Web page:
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In effort to hire the most qualified contractors for city projects, Palm Coast recently adopted a prequalification process for collecting and assessing bids.
A committee of three assesses contractors’ history and checks their references to ensure that they are qualified for a job. The terms of prequalification change for each project, but the process is now in place for all bids, said David Klages, purchasing technician for Palm Coast’s purchasing division.
Prequalification prevents the city from simply accepting a bid for a project from the lowest bidder, Klages said.
The first bid to undergo this process was approved Tuesday by the Palm Coast City Council for a $1.37 million contract with Cline Construction for the rehabilitation project of the Three Sisters water control structure complex.
Under the prequalifying process, bidders were required to have done a similar project within the last three years.
Councilman Jason DeLorenzo asked whether the new process limited potential builders from bidding on the project at a Jan. 8 City Council workshop.
“Because of the economy, there’s not a whole lot of this kind of work going on,” DeLorenzo said. “Are we limiting the number of bidders (available) because of the three-year rule?”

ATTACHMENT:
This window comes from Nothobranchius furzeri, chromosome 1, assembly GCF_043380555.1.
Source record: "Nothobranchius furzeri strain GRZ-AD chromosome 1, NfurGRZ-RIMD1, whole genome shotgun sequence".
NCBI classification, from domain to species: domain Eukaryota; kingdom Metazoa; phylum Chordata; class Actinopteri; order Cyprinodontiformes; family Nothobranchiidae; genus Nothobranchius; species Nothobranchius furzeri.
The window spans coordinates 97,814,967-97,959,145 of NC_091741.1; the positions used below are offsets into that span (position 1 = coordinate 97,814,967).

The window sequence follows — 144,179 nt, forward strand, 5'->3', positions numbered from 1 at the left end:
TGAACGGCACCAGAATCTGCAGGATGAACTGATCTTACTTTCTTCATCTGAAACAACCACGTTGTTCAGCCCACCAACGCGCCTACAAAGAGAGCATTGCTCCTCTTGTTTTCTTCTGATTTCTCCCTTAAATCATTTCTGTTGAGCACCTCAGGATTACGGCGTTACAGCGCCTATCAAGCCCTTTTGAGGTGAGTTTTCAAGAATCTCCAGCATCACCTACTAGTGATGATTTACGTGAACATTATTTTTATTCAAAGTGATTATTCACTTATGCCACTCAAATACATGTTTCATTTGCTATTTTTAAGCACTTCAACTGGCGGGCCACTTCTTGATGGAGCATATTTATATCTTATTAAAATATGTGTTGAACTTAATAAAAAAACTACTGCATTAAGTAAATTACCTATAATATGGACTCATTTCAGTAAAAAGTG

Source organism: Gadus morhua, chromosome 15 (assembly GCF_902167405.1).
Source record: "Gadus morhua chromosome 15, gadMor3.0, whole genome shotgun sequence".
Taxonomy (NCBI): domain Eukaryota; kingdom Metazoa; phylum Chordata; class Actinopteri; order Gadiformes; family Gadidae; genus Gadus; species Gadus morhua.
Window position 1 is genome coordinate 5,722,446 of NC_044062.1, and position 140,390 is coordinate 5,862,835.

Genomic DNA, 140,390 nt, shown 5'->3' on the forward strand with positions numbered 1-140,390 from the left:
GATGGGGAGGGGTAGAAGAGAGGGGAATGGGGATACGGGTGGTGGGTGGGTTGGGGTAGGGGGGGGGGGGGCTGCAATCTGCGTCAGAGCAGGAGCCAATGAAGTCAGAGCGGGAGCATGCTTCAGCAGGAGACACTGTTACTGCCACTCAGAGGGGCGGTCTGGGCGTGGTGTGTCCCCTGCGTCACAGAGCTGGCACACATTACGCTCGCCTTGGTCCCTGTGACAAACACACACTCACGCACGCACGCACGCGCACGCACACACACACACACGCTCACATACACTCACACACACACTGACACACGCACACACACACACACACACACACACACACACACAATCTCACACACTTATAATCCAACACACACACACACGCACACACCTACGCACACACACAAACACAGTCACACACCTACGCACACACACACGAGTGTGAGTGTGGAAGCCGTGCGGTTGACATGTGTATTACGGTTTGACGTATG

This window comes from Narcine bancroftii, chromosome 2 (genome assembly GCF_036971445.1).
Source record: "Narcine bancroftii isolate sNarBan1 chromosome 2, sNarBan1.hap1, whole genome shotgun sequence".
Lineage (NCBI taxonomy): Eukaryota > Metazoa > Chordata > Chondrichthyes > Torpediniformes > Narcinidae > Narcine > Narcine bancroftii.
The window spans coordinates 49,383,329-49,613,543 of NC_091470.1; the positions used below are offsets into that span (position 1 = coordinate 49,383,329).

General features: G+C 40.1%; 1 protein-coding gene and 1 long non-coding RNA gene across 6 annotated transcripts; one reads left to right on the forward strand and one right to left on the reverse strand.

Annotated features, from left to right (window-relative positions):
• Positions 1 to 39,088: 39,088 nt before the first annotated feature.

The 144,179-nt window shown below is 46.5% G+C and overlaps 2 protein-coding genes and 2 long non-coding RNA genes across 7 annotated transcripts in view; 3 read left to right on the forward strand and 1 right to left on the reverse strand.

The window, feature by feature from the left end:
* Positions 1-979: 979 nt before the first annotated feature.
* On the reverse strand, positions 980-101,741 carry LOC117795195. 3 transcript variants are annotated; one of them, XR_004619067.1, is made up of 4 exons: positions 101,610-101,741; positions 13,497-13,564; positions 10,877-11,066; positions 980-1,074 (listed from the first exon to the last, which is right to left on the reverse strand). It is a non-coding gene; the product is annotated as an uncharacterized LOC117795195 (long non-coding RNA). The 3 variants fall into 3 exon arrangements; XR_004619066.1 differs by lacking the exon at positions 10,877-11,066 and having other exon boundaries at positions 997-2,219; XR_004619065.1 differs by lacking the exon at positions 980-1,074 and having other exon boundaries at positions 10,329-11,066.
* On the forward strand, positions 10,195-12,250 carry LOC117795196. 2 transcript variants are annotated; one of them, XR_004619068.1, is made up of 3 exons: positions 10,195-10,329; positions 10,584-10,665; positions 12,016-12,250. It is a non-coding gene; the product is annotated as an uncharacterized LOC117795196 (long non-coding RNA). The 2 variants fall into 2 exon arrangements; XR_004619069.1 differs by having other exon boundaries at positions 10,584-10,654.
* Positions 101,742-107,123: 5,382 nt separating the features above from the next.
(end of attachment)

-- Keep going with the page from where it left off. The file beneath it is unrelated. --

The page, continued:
The city received three bids for this project, which is similar to the number of bids received before prequalification was adopted, said City Manager Jim Landon. No bidders were disqualified through the review process, he said.
A goal of prequalification is to stop inexperienced bidders from submitting a low bid for projects they aren’t qualified to do.
“Getting unqualified bidders lowballing really is a problem, particularly in times like these, when people are hungry and they’ll say, ‘Well, I’m going to try to do something I’m not qualified to do,’” Landon said.
The three bids received were all close to the city engineer’s estimate and within budget, Landon said.
DeLorenzo said that while he worried that qualified contractors who hadn’t been able to win bids for highly specialized projects — such as the weir project —might be eliminated from consideration unfairly, after hearing the number of bids received, he felt that the process did not do so.
There is room for project managers to change how many years of a potential bidder’s history is examined, Klages said, which keeps the process flexible.
The city has always checked the background of contractors it hires, but now, the process is done right away rather than after a bid is won, Klages said.
“In the end,” said Councilman Bill Lewis, “you don’t want to be a guinea pig for someone trying their hand at something you have no experience with.”
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